When It Comes to Change, Are You a Committed Sardine?
When schools and districts transition from teachers working in isolation to working in cultures of collaboration, one of the most frequently asked questions is, “What do we do if every teacher is not on board with making this change?” Leaders waiting for all teachers to embrace working in teams may hesitate taking the first step to becoming a professional learning community. It is extremely rare for groups to be naturally collaborative. Working collaboratively is a difficult and highly sophisticated process that takes tremendous effort, energy, and trust. Teachers must be given resources, tools, support, and time to learn to work together. By changing teacher behaviors first, principals of PLC schools have seen attitudes change and have witnessed teachers become more receptive to working in collaboration. So, do you wait for everyone to be on board with the idea of working together in collaborative teams, or do you move forward without total support and commitment?
Ian Jukes, codirector of the 21st Century Fluency Project, illustrates why expecting unanimous support of becoming a PLC is initially unrealistic. Jukes uses the powerful metaphor of the “committed sardine” when describing schools attempting to improve their cultures. When massive schools of sardines change direction (like schools change direction from teachers working in silos of isolation to working collaboratively), 100 percent of the sardines do not turn in the new direction at the same time. Only a very small number of sardines, 10-15 percent, committed to leading the change cause the entire mass to move in the new direction. Once the few make the turn, the rest of the school follow. Successful implementation of professional learning communities can be accomplished similarly with “committed sardines” willing to lead the change (Jukes, 2011).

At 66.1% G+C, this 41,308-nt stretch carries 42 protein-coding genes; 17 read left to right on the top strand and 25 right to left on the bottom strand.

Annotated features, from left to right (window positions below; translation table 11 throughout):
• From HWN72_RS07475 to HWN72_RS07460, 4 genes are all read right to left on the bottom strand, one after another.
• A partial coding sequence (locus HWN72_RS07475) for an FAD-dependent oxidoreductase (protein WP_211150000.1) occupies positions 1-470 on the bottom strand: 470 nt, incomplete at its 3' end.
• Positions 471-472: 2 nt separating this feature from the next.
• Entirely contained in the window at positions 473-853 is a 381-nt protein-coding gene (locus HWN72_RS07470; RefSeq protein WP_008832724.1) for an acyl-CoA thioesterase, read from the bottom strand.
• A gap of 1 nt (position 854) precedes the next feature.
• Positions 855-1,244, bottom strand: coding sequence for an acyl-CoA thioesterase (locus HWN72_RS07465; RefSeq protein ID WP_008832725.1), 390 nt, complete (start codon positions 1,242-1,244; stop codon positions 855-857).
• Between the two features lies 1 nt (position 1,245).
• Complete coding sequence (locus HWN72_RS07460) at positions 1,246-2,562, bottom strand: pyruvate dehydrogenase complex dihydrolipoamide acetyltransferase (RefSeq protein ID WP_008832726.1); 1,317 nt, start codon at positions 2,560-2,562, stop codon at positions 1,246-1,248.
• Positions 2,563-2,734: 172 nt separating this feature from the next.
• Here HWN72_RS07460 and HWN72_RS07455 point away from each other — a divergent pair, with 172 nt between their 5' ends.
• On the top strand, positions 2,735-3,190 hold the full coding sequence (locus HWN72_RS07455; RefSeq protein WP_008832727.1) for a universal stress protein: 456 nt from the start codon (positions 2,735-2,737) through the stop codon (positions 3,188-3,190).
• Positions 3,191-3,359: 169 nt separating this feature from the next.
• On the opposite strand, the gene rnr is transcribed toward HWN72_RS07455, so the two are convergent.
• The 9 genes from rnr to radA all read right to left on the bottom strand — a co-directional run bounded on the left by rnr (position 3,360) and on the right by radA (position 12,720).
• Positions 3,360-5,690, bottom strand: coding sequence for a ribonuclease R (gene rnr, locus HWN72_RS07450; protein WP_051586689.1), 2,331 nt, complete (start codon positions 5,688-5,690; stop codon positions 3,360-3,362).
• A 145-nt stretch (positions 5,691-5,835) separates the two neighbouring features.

At the beginning of the process, principals should identify a guiding coalition of teacher leaders and administrators who are willing to lead their schools toward becoming a PLC. This small group of committed sardines can facilitate, advise, and lead the cultural changes that need to occur. Like the school of sardines, once the benefits and results of implementing PLC concepts are seen as positive changes being made for the right reasons, the rest of the staff will follow.
Noted anthropologist Margaret Mead once wrote, “Never doubt that a small group of committed people can change the world—indeed it is the only thing that ever has.” That’s why we must depend on that small group of committed sardines willing to lead and support cultural changes necessary for their schools to become successful high-performing PLCs.
Are you willing to do whatever it takes to become the school you envision? Are you a committed sardine?
Jukes, I. (2011). 21st century fluency project: The committed sardine blog. Retrieved from http://www.fluency21.com/.